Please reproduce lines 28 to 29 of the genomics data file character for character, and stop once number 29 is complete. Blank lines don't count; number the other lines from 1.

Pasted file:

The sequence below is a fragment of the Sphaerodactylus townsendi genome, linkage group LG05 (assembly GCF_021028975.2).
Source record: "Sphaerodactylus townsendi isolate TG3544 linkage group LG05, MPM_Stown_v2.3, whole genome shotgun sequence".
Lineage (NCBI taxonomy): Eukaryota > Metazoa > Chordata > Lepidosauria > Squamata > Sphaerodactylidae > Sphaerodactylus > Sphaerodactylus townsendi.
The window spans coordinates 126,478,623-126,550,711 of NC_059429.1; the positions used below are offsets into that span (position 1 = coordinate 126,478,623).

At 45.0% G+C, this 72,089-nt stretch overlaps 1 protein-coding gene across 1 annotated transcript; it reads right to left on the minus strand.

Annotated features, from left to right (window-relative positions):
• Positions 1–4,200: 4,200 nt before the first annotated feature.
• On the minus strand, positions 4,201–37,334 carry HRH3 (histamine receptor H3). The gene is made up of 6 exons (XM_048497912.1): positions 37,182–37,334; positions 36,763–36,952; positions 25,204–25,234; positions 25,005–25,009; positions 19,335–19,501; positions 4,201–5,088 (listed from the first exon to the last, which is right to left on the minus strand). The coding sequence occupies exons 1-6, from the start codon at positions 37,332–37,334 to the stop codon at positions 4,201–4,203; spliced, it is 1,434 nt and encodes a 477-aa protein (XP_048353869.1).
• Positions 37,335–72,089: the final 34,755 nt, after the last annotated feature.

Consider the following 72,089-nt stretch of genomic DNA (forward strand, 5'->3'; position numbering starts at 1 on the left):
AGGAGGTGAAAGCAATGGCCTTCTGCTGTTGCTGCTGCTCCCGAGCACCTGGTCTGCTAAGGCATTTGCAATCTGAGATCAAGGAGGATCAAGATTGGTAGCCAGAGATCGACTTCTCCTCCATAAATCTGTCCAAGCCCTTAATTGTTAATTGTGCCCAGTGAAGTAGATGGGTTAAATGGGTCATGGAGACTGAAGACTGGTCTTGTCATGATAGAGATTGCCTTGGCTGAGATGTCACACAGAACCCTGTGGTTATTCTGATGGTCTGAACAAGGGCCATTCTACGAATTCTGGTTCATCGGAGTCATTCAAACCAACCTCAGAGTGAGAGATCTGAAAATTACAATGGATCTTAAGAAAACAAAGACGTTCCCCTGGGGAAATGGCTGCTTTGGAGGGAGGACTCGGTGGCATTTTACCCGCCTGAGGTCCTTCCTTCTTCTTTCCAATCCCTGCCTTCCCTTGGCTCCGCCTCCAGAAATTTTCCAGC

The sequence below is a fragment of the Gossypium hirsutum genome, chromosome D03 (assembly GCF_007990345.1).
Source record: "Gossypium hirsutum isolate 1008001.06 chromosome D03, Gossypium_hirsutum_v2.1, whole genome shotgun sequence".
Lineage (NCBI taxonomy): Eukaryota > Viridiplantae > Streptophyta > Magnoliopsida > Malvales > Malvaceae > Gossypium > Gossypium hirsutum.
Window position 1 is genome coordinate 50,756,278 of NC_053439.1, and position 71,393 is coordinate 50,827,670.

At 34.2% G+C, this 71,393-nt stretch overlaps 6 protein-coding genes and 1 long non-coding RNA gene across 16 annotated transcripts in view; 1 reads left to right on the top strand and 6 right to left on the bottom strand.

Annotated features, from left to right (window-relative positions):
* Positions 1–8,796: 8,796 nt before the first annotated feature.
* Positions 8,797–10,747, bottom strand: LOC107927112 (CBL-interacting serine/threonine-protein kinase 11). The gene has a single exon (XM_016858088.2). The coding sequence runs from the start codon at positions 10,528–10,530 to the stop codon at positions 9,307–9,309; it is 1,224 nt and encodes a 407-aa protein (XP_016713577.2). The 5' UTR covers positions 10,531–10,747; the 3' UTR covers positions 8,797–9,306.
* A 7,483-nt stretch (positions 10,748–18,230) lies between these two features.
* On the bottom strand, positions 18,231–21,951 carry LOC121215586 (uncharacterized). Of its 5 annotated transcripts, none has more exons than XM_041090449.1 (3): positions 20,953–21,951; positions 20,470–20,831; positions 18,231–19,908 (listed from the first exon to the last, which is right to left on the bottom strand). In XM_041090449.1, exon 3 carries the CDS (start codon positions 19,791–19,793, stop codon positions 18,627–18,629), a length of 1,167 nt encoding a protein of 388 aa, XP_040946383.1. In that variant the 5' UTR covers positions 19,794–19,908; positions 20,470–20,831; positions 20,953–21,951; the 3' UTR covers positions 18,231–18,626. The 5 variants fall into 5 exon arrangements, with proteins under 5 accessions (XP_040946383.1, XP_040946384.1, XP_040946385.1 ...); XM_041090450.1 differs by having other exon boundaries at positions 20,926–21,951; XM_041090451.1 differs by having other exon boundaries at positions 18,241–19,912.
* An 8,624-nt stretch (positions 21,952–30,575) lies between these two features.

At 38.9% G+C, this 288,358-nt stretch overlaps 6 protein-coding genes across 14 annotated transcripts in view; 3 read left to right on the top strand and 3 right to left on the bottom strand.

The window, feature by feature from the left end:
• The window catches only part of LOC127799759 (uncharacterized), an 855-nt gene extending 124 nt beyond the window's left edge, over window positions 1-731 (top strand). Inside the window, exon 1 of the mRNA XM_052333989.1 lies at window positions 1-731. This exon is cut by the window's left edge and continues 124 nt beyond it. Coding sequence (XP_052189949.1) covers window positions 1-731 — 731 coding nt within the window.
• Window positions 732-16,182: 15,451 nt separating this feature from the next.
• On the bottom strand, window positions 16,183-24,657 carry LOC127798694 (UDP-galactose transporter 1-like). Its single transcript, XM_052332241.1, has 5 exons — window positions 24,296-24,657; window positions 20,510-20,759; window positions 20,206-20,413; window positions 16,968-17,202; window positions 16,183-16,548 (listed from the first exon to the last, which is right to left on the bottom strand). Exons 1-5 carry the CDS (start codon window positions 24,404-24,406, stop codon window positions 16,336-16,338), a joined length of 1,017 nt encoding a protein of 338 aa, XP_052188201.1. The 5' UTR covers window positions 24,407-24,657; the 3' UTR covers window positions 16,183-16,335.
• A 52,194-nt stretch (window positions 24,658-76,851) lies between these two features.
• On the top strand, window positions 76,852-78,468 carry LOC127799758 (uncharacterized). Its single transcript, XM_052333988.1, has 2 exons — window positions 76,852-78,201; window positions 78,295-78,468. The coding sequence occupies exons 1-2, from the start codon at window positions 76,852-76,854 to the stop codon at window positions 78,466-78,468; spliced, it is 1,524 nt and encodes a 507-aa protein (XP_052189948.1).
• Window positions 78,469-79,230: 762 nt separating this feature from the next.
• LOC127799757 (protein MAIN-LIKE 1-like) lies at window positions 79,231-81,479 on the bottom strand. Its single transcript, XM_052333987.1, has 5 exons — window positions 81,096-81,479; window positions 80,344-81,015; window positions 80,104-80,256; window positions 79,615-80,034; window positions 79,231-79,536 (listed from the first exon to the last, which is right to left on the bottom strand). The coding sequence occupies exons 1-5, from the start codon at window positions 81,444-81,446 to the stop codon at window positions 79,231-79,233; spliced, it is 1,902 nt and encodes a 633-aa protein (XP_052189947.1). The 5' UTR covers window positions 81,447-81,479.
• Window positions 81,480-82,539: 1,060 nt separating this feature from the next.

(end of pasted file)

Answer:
• A 52,194-nt stretch (window positions 24,658-76,851) lies between these two features.
• On the top strand, window positions 76,852-78,468 carry LOC127799758 (uncharacterized). Its single transcript, XM_052333988.1, has 2 exons — window positions 76,852-78,201; window positions 78,295-78,468. The coding sequence occupies exons 1-2, from the start codon at window positions 76,852-76,854 to the stop codon at window positions 78,466-78,468; spliced, it is 1,524 nt and encodes a 507-aa protein (XP_052189948.1).